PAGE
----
There, making speeches, demanding the worst 
punishment, slandering and threatening the defense lawyers.

The judge did what she could to try to preserve 
calm and dignity. She certainly ordered the jury, 
many times, not to consider certain inappropriate 
remarks, but by so doing their prejudicial and 
fearsome effects could not be erased from juror’s minds.

The consequences were obvious. The Court of 
Appeal panel’s decision stated it in clear terms: 
“The evidence at trial disclosed the clandestine 
activities of not only the defendants, but also 
of the various Cuba exile groups and their 
military camps that continue to operate in the 
Miami area. The perception that these groups 
could harm jurors that rendered a verdict 
unfavorable to their views was palpable”. 
(Eleventh Circuit Court of Appeal, No. 01-17176, 03-11087)

Bur there was more. After hearing and seeing the 
abundant evidence of terrorist acts that the 
defendants had tried to avert, the Government 
succeeded in defending the terrorists by having 
the Court inexplicably agreeing to take from the 
jury the right to exonerate the Five on the basis 
of necessity which was the foundation of their defense.

The heart of the matter, in this case, was the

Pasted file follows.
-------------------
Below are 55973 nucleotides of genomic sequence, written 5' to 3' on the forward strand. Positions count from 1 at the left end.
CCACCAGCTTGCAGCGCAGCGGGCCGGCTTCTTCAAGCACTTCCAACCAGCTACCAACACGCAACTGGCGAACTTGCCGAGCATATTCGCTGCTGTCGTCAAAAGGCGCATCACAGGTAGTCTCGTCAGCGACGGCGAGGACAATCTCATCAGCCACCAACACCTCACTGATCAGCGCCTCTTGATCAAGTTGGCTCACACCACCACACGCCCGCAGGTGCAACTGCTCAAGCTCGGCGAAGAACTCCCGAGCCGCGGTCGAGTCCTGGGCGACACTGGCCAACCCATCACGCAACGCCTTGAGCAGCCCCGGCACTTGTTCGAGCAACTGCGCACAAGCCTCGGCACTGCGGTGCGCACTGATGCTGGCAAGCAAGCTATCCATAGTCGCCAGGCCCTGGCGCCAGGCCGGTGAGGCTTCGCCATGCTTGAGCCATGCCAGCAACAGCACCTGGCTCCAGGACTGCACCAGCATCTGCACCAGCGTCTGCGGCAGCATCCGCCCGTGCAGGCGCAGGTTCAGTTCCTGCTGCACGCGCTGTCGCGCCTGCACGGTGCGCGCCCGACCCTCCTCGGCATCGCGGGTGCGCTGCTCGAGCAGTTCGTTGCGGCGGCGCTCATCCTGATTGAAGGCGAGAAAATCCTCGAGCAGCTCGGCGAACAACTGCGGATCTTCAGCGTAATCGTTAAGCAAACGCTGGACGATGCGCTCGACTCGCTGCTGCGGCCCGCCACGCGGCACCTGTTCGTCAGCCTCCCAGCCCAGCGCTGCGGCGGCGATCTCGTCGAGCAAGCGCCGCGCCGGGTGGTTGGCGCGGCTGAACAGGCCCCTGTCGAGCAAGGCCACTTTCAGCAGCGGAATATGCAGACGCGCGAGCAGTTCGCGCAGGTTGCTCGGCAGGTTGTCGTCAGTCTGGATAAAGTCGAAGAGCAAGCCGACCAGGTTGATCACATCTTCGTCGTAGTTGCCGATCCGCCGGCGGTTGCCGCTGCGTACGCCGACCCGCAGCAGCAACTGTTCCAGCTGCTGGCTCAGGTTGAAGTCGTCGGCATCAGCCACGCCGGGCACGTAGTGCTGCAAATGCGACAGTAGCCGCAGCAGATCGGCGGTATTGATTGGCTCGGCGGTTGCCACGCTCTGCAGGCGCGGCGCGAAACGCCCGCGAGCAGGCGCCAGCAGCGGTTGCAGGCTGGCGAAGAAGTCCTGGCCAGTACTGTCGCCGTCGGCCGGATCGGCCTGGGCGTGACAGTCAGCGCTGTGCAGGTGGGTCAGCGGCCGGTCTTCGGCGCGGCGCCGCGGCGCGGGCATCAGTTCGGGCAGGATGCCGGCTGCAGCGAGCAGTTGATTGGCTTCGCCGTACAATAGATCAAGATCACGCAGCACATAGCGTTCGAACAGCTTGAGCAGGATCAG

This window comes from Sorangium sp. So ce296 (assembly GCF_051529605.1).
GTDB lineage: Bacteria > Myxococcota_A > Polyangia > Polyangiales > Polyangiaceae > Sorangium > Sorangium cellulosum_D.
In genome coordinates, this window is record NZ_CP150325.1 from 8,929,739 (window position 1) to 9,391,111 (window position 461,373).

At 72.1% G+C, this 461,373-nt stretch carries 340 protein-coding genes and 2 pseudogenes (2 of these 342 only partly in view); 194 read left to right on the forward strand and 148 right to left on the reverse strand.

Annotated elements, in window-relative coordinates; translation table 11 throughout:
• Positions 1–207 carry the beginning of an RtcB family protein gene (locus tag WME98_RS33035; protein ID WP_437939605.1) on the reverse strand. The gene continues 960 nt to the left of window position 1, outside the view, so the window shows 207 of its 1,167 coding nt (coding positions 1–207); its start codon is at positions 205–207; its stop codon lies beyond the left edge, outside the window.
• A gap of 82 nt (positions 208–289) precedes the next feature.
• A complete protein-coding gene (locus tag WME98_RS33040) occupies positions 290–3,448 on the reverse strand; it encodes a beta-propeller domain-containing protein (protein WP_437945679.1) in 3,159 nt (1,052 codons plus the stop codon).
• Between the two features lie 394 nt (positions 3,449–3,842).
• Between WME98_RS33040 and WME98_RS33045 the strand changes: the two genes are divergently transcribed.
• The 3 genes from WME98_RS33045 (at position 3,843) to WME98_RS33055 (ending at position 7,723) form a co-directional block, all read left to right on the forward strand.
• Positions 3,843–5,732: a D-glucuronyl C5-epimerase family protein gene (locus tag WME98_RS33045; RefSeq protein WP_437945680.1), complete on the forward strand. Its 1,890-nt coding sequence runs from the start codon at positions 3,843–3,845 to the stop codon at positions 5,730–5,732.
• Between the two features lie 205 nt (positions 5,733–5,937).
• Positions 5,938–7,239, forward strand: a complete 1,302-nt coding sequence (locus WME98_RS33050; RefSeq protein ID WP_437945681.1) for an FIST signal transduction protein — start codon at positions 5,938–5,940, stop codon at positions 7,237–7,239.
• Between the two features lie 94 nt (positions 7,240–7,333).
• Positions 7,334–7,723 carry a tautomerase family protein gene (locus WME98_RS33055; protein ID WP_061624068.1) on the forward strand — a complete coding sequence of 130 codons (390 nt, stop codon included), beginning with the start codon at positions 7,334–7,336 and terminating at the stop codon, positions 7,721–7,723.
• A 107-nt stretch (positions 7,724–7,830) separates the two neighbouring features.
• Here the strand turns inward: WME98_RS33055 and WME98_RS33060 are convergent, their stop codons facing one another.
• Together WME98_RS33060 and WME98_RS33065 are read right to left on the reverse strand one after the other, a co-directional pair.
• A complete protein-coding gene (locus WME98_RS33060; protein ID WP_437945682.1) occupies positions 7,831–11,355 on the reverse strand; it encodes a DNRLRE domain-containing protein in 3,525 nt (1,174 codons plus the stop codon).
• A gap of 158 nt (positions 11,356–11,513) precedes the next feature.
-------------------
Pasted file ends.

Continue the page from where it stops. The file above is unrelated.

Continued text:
need for Cuba to protect its people from the 
criminal attempts of terrorists who enjoy total 
impunity on US territory. The law in the United 
States is clear: if one acts to prevent a greater 
harm, even if he/she violates the law in the 
process, he will be excused from any criminality 
because society recognizes the necessity –even 
the benefit- of taking such action.

The United States, the only world superpower, has 
interpreted such universal principle in a manner 
leading to war in faraway lands in the name of 
fighting terrorism. But at the same time it 
refused to recognize it to five unarmed, 
peaceful, non-violent persons who, on behalf of a 
small country, without causing harm to anybody, 
tried to avoid the illegal actions of criminals 
that have found shelter and support in the US.

The US government, through the Miami prosecutors, 
went even farther, to the last mile, to help 
those terrorists. They did it very openly, in 
writing and with passionate speeches that 
curiously were not considered newsworthy.

That was happening in 2001. While the Southern 
Florida prosecutors and the local FBI were very 
busy harshly punishing the Cuban Five and 
protecting “their” terrorists, the criminals 
preparing the 9/11 attack had been training, 
unmolested, in Miami for quite some time. They 
should have had a good reason to prefer that location.

Ricardo Alarcón de Quesada is president of the Cuban National Assembly.

Freedom Archives
522 Valencia Street
San Francisco, CA 94110

415 863-9977

-------------- next part --------------
An HTML attachment was scrubbed...
URL: <http://freedomarchives.org/pipermail/ppnews_freedomarchives.org/attachments/20090825/d66b7838/attachment.html>

More information about the PPnews mailing list